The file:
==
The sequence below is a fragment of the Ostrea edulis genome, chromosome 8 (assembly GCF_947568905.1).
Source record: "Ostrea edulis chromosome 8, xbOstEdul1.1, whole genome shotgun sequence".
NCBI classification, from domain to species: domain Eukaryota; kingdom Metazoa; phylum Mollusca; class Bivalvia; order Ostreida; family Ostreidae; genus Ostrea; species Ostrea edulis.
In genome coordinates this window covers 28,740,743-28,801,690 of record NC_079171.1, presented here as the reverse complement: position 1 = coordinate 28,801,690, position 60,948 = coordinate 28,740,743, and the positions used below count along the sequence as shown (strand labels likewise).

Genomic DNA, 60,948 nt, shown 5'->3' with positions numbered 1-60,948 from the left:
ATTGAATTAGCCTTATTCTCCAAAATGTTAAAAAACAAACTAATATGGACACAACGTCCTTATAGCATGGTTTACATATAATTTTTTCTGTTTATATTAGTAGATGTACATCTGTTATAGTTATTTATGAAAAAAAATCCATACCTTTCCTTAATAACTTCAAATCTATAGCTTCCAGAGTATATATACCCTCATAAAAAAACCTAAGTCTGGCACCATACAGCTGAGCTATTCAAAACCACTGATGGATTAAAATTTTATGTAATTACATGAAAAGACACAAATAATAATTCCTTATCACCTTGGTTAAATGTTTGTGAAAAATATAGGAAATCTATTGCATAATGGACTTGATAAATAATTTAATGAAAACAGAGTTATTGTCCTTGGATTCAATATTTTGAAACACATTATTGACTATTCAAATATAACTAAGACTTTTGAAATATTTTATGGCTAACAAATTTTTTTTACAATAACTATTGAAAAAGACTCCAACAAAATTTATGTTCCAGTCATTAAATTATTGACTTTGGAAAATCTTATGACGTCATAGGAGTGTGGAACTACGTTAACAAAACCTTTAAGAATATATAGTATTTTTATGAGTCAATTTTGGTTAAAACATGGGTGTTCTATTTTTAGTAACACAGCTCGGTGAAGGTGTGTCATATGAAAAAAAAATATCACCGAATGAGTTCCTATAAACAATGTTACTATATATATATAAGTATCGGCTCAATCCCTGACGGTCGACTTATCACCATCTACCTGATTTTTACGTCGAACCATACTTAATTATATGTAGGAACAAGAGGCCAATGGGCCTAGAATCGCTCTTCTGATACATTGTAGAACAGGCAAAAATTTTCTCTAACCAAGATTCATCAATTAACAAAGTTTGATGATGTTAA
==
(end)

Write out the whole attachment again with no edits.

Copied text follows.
The sequence below is a fragment of the Ostrea edulis genome, chromosome 8 (assembly GCF_947568905.1).
Source record: "Ostrea edulis chromosome 8, xbOstEdul1.1, whole genome shotgun sequence".
NCBI classification, from domain to species: domain Eukaryota; kingdom Metazoa; phylum Mollusca; class Bivalvia; order Ostreida; family Ostreidae; genus Ostrea; species Ostrea edulis.
In genome coordinates this window covers 28,740,743-28,801,690 of record NC_079171.1, presented here as the reverse complement: position 1 = coordinate 28,801,690, position 60,948 = coordinate 28,740,743, and the positions used below count along the sequence as shown (strand labels likewise).

Genomic DNA, 60,948 nt, shown 5'->3' with positions numbered 1-60,948 from the left:
ATTGAATTAGCCTTATTCTCCAAAATGTTAAAAAACAAACTAATATGGACACAACGTCCTTATAGCATGGTTTACATATAATTTTTTCTGTTTATATTAGTAGATGTACATCTGTTATAGTTATTTATGAAAAAAAATCCATACCTTTCCTTAATAACTTCAAATCTATAGCTTCCAGAGTATATATACCCTCATAAAAAAACCTAAGTCTGGCACCATACAGCTGAGCTATTCAAAACCACTGATGGATTAAAATTTTATGTAATTACATGAAAAGACACAAATAATAATTCCTTATCACCTTGGTTAAATGTTTGTGAAAAATATAGGAAATCTATTGCATAATGGACTTGATAAATAATTTAATGAAAACAGAGTTATTGTCCTTGGATTCAATATTTTGAAACACATTATTGACTATTCAAATATAACTAAGACTTTTGAAATATTTTATGGCTAACAAATTTTTTTTACAATAACTATTGAAAAAGACTCCAACAAAATTTATGTTCCAGTCATTAAATTATTGACTTTGGAAAATCTTATGACGTCATAGGAGTGTGGAACTACGTTAACAAAACCTTTAAGAATATATAGTATTTTTATGAGTCAATTTTGGTTAAAACATGGGTGTTCTATTTTTAGTAACACAGCTCGGTGAAGGTGTGTCATATGAAAAAAAAATATCACCGAATGAGTTCCTATAAACAATGTTACTATATATATATAAGTATCGGCTCAATCCCTGACGGTCGACTTATCACCATCTACCTGATTTTTACGTCGAACCATACTTAATTATATGTAGGAACAAGAGGCCAATGGGCCTAGAATCGCTCTTCTGATACATTGTAGAACAGGCAAAAATTTTCTCTAACCAAGATTCATCAATTAACAAAGTTTGATGATGTTAA